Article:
Shermaine M. Jones, Virginia Commonwealth University
In January 2020, I returned to teaching from maternity leave. I was excited to be back in the classroom. Preparing my lesson and engaging with my students reminded me of my identity as a scholar, which felt affirming after being consumed by the sleeplessness and exhaustion of caring for my infant daughter. Navigating my roles as an academic and new mother meant pumping between classes and storing my breast milk in a container that camouflaged its contents in the English Department community fridge. Wrestling with the common anxiety and guilt that mothers often feel returning to work, the spatial distance between my home and campus office helped me to maintain healthy boundaries. These boundaries would soon collapse with the growing fear regarding a mysterious airborne virus spreading at alarming rates. By March 15, I was back at home full time with my eight-month old, after my university made the decision to switch to remote learning for the remainder of the semester due to the threat of the COVID-19 virus.
Alongside the anxiety of COVID-19 and its disproportionate impact on the Black community, America experienced a racial reckoning. Black Lives Matter protesters insisted on justice and accountability for the appalling murders of Breonna Taylor, Ahmaud Arbery, and George Floyd. On a local level, students and community members in Richmond, Virginia, marshaled this fervor and momentum to insist on the removal of the Confederate monuments on historic Monument Avenue. I felt rage at the blatant disregard for Black life in the now ubiquitous videos of violence against the Black body circulated gratuitously on the news cycle. The sense of racial fatigue weighed heavy on my spirit as I pushed my daughter in her stroller past the towering figures of Stonewall Jackson and Robert E. Lee, venerated in a perverse romance of “Southern history.” I questioned my role as a Black literary scholar working and living at the intersection of these urgent matters. As I pondered this question, I was reminded of Nikki Giovanni’s poem “For Saundra” in which the speaker questions the purpose of writing poetry in a time of revolution. While Giovanni concludes the poem with the meditation, “perhaps these are not poetic/times/at all,” the poem enacts the work of revolutionary art in revealing the ways that material conditions and political climates impact one’s lived experience, the ability to write, and the subject of one’s writing.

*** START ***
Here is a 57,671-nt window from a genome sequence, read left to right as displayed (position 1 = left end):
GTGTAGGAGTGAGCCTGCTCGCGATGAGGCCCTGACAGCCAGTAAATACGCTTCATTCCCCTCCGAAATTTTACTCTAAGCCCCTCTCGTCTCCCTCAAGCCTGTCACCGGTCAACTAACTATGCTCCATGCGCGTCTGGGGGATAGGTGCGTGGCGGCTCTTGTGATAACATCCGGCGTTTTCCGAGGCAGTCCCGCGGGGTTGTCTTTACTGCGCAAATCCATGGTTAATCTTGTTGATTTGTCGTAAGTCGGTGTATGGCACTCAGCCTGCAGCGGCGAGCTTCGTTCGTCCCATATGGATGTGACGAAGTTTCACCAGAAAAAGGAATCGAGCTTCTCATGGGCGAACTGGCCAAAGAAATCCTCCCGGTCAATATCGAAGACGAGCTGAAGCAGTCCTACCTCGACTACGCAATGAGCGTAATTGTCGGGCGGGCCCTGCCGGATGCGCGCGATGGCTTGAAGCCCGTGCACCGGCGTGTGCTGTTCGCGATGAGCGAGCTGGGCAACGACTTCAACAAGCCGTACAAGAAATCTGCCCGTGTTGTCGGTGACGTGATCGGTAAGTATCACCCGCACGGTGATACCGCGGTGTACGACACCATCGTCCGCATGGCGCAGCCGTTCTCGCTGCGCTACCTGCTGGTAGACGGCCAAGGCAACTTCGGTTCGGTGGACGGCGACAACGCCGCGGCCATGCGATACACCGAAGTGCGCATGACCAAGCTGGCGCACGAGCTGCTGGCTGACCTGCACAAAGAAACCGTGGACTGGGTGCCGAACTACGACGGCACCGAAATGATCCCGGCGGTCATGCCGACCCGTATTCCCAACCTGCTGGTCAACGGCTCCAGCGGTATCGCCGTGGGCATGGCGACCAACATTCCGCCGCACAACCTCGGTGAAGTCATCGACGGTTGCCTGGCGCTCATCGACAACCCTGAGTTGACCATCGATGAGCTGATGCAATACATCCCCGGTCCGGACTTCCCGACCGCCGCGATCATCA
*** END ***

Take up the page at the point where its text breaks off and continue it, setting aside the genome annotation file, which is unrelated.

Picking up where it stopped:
The twin crises of COVID-19 and the virulent climate of anti-Blackness forced me to confront my role and responsibility as a Black scholar and to attend to more critical matters that made the archives, and “traditional scholarship” less pressing. I initially felt shame at my lack of research productivity early in the pandemic, but when I considered the added pressures of childcare responsibilities, I began to rethink my expectations for scholarly productivity. As research confirmed this larger trend amongst women academics, I felt validated in my frustrations. Yet I still questioned whether annual reports and other forms of academic evaluations would account for race, gender, and class inequities in our lived experiences that directly impact scholarly output.
Most importantly, I was encouraged by the words and meditations of Black women writers and thinkers like Nikki Giovanni, June Jordan, and Toni Morrison who have always been my guideposts. I felt emboldened to prioritize my self-care, my child, and work that I found transformative and fulfilling in this urgent moment. Lamenting my inability to peruse the archives and produce traditional scholarship became less urgent. I directed my attention to an ethical teaching practice to support my students as well as community-engaged scholarship that felt relevant and timely given the contestations over the monuments. Specifically, I was invited to contribute to a conversation about what should happen on Monument Avenue. I turned to a Black women writer, this time Claudia Rankine, in her prophetic meditation on the psychic and physiological costs of racism in Citizen: An American Lyric (see contribution here: https://vcu.exposure.co/what-should-happen-next-on-monument-avenue). While this was a short piece and it was not a publication in a peer-reviewed journal or edited anthology, it centers the way that a Black woman writer’s intervention in past historical trauma and spectacles of violence against the Black body can inform the way we choose to understand our moment and offer guidance in how we imagine and create the future.
I hope to return to the archives soon. I am nostalgic for summer 2018 when I spent days poring over June Jordan’s papers at Harvard. I appreciate the increase in digital collections, and remote services for archives and special collections. For some of my Black women academic peers whose research relies heavily on archives not yet digitized, this period has been devastating for their research projects and has caused great anxiety regarding meeting tenure expectations. I share this anxiety as I consider how my focus on community-engaged scholarship and ethical pedagogy during this period may not be as legible within traditional metrics of academia, with its motto of “publish or perish.” But when confronted with the real precarity of one’s breath and life amidst the COVID-19’s devastation of Black communities, and racial antagonism from state forces and (white) vigilante citizens, the fear of perishing is not metaphoric. Like the Black women writers and thinkers that I research, write about, and engage, I am charting my own path of what my identity as a scholar and writer looks like in this time of global pandemic, racial animus, and revolution. “[P]erhaps these are not poetic/ times/ at all.” Still, I write.